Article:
And what a history. Regina Branch received its charter with the founding of the Legion in 1926. After World War II, membership grew to around 3,000, and a grand, new building was erected right downtown. It cost $335,000. Queen Elizabeth, then princess, and Prince Philip were first to cross the threshold at the official opening in 1951.

Designed by Storey and Van Egmond Architects, the two-storey, brick building’s Classical Moderne Style, a variant of Art Deco, is evident in the prominent Memorial Tower and its Tyndall stone facade.

A stained glass window in the entrance was a gift of the Government of Saskatchewan. In the entry, a Legion crest has been incorporated into the terrazzo floor. The Memorial Tower features five stained glass windows. Eight large murals created in 1956 by Kenneth Lochhead decorate the walls of the Memorial Chamber. These fabulous works of art document scenes from Canadian military history, settlement of the West and the Act of Remembrance.

The building’s main rooms are named to reflect the great battles of the First and Second World Wars, and to recognize the various branches of the armed forces. The main hall, the Atlantic Auditorium, has been the venue of many weddings, performances and other social gatherings. The Lancaster Lounge upstairs and its dining area have hosted many luncheons and cocktail gatherings; and the Vimy Lounge in the lower level is home to the kitchen and cafeteria.

Wrought-iron gates separate the Trophy Room and Chapel from the Memorial Hall, where George Durbin and Murray Carpenter, who oversee the Legion Museum, are pleased to begin a tour with an examination of the Books of Remembrance and the Memorial Peace Tower, believed to be the only one of its kind outside of the Parliament Buildings in Ottawa.

The museum itself is a collection of rooms, one leading into another, housed on the upper floor on the south wing of the building. Each room is devoted to individual displays such as medals and memorabilia and a collection of uniforms. The display cases are fairly stuffed with artifacts, and there’s a continual stream of donations as veterans or their families entrust military mementoes and wartime treasures to the Legion’s keeping. “We’ve got tons of stuff not on display,” says Carpenter.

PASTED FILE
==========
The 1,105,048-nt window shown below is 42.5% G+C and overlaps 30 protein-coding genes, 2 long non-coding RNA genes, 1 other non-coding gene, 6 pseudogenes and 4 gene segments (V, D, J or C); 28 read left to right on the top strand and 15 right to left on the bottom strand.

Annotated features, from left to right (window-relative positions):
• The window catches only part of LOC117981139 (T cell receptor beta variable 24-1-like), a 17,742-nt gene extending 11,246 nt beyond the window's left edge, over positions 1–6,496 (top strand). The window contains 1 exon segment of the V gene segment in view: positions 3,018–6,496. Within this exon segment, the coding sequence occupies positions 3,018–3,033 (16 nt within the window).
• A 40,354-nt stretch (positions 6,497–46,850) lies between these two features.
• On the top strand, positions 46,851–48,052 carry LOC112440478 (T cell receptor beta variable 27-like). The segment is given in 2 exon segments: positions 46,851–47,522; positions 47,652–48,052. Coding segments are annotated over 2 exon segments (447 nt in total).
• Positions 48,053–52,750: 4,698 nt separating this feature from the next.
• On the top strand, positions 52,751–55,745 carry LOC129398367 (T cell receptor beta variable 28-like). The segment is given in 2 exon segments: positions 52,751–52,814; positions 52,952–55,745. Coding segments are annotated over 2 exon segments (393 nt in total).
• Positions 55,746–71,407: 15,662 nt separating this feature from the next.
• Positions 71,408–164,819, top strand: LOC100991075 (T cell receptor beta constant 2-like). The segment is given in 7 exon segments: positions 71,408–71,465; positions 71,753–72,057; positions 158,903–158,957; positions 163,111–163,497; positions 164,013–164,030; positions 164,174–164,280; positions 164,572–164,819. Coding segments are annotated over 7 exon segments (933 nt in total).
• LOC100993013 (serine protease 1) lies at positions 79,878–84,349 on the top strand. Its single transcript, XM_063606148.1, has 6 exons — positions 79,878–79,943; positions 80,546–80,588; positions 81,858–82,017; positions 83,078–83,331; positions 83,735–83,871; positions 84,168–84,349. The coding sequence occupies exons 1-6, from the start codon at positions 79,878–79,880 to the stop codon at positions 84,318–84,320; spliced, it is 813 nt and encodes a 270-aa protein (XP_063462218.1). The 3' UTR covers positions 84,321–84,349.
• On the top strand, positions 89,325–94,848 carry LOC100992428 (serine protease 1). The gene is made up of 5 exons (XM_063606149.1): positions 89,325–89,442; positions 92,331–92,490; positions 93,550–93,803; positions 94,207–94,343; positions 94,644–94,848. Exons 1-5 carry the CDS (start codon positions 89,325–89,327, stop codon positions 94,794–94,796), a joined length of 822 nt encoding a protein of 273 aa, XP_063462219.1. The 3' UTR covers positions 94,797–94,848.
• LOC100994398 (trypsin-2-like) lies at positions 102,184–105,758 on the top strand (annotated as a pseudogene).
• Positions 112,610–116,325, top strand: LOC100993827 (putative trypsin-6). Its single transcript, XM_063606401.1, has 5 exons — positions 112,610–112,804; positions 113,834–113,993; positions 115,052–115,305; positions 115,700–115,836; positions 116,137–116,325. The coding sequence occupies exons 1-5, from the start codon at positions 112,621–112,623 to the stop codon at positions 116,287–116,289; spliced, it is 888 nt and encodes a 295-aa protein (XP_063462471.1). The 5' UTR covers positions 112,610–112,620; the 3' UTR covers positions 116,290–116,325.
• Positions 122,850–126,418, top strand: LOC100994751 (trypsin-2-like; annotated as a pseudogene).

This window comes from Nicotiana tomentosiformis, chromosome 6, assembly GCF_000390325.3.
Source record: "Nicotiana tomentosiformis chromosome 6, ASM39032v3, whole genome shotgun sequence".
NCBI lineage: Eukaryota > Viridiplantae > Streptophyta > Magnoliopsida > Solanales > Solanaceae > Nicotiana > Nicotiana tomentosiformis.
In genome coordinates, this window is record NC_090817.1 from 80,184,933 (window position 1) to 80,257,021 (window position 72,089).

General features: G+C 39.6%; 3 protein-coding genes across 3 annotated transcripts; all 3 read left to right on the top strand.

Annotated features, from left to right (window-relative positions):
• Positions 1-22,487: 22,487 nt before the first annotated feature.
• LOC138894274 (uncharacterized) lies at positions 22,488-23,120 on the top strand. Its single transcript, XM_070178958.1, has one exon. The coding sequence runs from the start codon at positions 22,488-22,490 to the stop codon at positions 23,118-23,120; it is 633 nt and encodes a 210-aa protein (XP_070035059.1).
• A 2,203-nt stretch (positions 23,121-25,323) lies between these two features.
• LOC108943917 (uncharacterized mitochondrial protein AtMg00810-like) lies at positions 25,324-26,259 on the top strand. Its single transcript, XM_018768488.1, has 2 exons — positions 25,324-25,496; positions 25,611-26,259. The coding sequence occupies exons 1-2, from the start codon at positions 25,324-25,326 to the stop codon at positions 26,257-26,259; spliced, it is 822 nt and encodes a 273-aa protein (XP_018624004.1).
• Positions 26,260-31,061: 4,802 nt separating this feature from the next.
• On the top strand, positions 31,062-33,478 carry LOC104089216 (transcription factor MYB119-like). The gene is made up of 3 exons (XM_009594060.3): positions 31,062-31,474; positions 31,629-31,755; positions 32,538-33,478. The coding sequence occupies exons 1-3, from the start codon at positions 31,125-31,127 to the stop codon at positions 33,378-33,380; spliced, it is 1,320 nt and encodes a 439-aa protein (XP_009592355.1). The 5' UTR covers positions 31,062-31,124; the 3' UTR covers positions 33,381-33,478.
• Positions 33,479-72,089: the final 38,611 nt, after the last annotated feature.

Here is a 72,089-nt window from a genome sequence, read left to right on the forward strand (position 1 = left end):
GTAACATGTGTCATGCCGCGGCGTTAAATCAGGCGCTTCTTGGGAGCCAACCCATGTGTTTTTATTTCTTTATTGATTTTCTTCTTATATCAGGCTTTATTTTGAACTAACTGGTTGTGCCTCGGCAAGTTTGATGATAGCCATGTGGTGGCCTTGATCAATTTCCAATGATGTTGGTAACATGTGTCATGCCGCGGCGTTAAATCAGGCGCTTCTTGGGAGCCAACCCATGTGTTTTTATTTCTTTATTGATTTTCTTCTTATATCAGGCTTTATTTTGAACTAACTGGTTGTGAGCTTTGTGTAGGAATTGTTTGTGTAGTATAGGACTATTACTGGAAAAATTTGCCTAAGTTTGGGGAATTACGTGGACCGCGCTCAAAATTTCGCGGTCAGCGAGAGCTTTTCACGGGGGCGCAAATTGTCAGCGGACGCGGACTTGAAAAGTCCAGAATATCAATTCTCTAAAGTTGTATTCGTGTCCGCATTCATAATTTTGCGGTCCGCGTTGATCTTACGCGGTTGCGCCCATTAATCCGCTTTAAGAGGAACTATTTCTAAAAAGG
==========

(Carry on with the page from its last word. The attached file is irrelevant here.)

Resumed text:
So, too, does the Regina Plains Museum, says Executive Director Christa Donaldson. In the late 1990s, the museum moved into smaller quarters, with a mere fraction of its former display space. “A lot of exhibits went from being on display into storage.” The museum does what it can to make the most of the situation by rotating artifacts, doing outreach programs, organizing mobile displays.

The ArtsAction feasibility study proposes the Plains Museum become the main tenant in the renovated building. As well, the Plains Museum’s professional staff can look after the Legion Museum, now tended by a dwindling number of aging volunteers. Plains Museum staff can curate the Legion collection and oversee tours. “It’s a good fit,” says Donaldson. “They’ll be separate, but close together so they can be managed together. We have totally different mandates,” but there’s enough of an overlap that there could be some joint programming. The two museums could share security and space for meetings, preparing displays, repair and upkeep of artifacts.

Many details remain to be worked out, among them how the two museums can work side by side, and how much space the branch will need in future. Results of the next study will determine just how bright that future will be.